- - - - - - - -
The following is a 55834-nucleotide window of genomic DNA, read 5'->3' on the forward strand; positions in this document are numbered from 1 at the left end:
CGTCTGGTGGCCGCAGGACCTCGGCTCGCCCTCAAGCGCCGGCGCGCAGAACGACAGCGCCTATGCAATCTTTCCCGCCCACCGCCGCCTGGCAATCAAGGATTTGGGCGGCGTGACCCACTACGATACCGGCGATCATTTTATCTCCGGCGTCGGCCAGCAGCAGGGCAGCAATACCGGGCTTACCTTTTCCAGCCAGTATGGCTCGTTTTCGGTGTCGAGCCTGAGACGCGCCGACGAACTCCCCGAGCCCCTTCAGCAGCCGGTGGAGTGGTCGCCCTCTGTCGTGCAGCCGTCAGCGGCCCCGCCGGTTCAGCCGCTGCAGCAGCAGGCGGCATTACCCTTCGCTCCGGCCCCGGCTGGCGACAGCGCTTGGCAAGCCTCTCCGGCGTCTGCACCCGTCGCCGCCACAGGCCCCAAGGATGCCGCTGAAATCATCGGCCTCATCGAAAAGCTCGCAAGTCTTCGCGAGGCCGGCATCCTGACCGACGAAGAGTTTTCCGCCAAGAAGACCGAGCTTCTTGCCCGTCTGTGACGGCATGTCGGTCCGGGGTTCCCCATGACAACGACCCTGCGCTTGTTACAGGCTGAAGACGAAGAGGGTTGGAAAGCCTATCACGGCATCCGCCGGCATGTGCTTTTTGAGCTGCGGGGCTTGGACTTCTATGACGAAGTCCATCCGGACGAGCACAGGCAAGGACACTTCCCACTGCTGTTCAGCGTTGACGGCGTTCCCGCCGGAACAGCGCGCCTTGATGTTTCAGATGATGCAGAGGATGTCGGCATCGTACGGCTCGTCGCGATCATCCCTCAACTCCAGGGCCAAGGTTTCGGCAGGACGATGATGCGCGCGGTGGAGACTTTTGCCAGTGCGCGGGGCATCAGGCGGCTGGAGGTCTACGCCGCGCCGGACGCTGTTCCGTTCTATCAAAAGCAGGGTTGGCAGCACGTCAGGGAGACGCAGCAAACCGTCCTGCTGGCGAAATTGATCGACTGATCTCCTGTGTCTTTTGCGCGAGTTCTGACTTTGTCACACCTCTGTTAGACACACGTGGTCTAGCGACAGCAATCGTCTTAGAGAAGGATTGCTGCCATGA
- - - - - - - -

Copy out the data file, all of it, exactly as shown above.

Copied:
The following is a 55834-nucleotide window of genomic DNA, read 5'->3' on the forward strand; positions in this document are numbered from 1 at the left end:
CGTCTGGTGGCCGCAGGACCTCGGCTCGCCCTCAAGCGCCGGCGCGCAGAACGACAGCGCCTATGCAATCTTTCCCGCCCACCGCCGCCTGGCAATCAAGGATTTGGGCGGCGTGACCCACTACGATACCGGCGATCATTTTATCTCCGGCGTCGGCCAGCAGCAGGGCAGCAATACCGGGCTTACCTTTTCCAGCCAGTATGGCTCGTTTTCGGTGTCGAGCCTGAGACGCGCCGACGAACTCCCCGAGCCCCTTCAGCAGCCGGTGGAGTGGTCGCCCTCTGTCGTGCAGCCGTCAGCGGCCCCGCCGGTTCAGCCGCTGCAGCAGCAGGCGGCATTACCCTTCGCTCCGGCCCCGGCTGGCGACAGCGCTTGGCAAGCCTCTCCGGCGTCTGCACCCGTCGCCGCCACAGGCCCCAAGGATGCCGCTGAAATCATCGGCCTCATCGAAAAGCTCGCAAGTCTTCGCGAGGCCGGCATCCTGACCGACGAAGAGTTTTCCGCCAAGAAGACCGAGCTTCTTGCCCGTCTGTGACGGCATGTCGGTCCGGGGTTCCCCATGACAACGACCCTGCGCTTGTTACAGGCTGAAGACGAAGAGGGTTGGAAAGCCTATCACGGCATCCGCCGGCATGTGCTTTTTGAGCTGCGGGGCTTGGACTTCTATGACGAAGTCCATCCGGACGAGCACAGGCAAGGACACTTCCCACTGCTGTTCAGCGTTGACGGCGTTCCCGCCGGAACAGCGCGCCTTGATGTTTCAGATGATGCAGAGGATGTCGGCATCGTACGGCTCGTCGCGATCATCCCTCAACTCCAGGGCCAAGGTTTCGGCAGGACGATGATGCGCGCGGTGGAGACTTTTGCCAGTGCGCGGGGCATCAGGCGGCTGGAGGTCTACGCCGCGCCGGACGCTGTTCCGTTCTATCAAAAGCAGGGTTGGCAGCACGTCAGGGAGACGCAGCAAACCGTCCTGCTGGCGAAATTGATCGACTGATCTCCTGTGTCTTTTGCGCGAGTTCTGACTTTGTCACACCTCTGTTAGACACACGTGGTCTAGCGACAGCAATCGTCTTAGAGAAGGATTGCTGCCATGA